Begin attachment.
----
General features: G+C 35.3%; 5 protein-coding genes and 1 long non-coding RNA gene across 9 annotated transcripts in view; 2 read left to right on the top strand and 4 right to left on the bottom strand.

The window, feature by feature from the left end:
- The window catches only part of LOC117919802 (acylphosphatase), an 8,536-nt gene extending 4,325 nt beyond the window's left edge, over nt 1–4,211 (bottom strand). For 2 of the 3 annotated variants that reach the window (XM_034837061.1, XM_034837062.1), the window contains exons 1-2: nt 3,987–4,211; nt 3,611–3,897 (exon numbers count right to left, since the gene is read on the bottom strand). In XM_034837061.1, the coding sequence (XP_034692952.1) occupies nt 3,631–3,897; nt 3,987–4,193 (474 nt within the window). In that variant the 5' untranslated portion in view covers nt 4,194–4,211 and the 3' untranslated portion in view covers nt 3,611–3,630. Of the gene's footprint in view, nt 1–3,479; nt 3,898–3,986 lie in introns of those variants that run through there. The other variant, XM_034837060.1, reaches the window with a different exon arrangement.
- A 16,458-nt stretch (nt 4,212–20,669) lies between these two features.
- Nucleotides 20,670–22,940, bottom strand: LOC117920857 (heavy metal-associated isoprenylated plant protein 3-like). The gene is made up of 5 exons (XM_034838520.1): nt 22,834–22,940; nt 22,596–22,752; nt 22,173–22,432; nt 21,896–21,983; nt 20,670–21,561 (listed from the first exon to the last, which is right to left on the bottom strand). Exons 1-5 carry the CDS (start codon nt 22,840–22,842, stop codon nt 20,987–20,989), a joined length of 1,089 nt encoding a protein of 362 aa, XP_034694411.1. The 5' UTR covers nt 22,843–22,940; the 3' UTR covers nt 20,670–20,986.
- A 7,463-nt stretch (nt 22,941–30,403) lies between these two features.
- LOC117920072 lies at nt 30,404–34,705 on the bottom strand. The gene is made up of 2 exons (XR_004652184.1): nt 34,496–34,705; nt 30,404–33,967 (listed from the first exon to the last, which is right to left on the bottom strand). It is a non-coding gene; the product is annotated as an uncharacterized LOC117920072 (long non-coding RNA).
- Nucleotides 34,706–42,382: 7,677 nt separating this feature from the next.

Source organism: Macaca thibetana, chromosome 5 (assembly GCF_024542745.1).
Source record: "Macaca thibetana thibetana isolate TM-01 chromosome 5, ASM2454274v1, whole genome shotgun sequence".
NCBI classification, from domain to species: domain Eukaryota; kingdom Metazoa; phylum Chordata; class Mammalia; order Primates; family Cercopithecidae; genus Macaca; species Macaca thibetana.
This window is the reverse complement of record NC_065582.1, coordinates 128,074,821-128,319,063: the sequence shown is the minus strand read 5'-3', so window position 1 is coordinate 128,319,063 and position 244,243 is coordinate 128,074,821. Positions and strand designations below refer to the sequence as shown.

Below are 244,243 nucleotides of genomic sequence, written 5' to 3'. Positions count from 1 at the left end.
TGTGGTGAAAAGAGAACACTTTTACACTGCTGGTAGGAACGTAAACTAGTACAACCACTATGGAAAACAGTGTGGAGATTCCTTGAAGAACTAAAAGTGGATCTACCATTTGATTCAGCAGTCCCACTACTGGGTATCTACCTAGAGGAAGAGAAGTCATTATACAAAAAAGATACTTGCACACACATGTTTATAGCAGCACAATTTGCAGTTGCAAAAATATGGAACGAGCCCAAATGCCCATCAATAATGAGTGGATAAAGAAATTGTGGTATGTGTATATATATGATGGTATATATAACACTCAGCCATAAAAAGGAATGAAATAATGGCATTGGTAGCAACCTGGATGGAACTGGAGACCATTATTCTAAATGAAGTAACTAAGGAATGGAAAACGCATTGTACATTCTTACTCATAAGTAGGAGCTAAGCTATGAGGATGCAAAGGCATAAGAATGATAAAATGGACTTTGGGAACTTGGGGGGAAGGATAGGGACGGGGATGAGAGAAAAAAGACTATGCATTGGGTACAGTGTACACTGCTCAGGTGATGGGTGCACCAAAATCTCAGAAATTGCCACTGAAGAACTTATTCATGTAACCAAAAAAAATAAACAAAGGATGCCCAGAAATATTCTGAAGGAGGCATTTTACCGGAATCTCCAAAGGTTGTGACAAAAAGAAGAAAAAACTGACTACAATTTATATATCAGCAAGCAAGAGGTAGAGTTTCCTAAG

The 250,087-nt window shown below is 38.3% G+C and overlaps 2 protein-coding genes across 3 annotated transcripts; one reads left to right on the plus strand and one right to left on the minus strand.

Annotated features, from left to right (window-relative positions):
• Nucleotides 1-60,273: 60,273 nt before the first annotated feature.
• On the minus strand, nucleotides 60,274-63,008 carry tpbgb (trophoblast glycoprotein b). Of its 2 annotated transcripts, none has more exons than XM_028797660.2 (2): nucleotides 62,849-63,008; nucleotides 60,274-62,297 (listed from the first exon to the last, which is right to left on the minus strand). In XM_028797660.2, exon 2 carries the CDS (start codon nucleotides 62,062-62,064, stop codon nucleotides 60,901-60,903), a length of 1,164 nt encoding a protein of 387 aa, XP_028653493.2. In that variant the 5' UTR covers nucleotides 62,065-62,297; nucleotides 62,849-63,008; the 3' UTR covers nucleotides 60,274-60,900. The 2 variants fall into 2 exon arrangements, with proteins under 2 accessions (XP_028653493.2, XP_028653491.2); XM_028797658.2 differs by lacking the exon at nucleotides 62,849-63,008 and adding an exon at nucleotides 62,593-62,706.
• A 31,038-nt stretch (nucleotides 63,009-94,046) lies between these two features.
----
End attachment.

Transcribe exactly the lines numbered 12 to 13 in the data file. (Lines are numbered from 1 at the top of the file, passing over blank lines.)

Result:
This window is the reverse complement of record NC_065582.1, coordinates 128,074,821-128,319,063: the sequence shown is the minus strand read 5'-3', so window position 1 is coordinate 128,319,063 and position 244,243 is coordinate 128,074,821. Positions and strand designations below refer to the sequence as shown.

Below are 244,243 nucleotides of genomic sequence, written 5' to 3'. Positions count from 1 at the left end.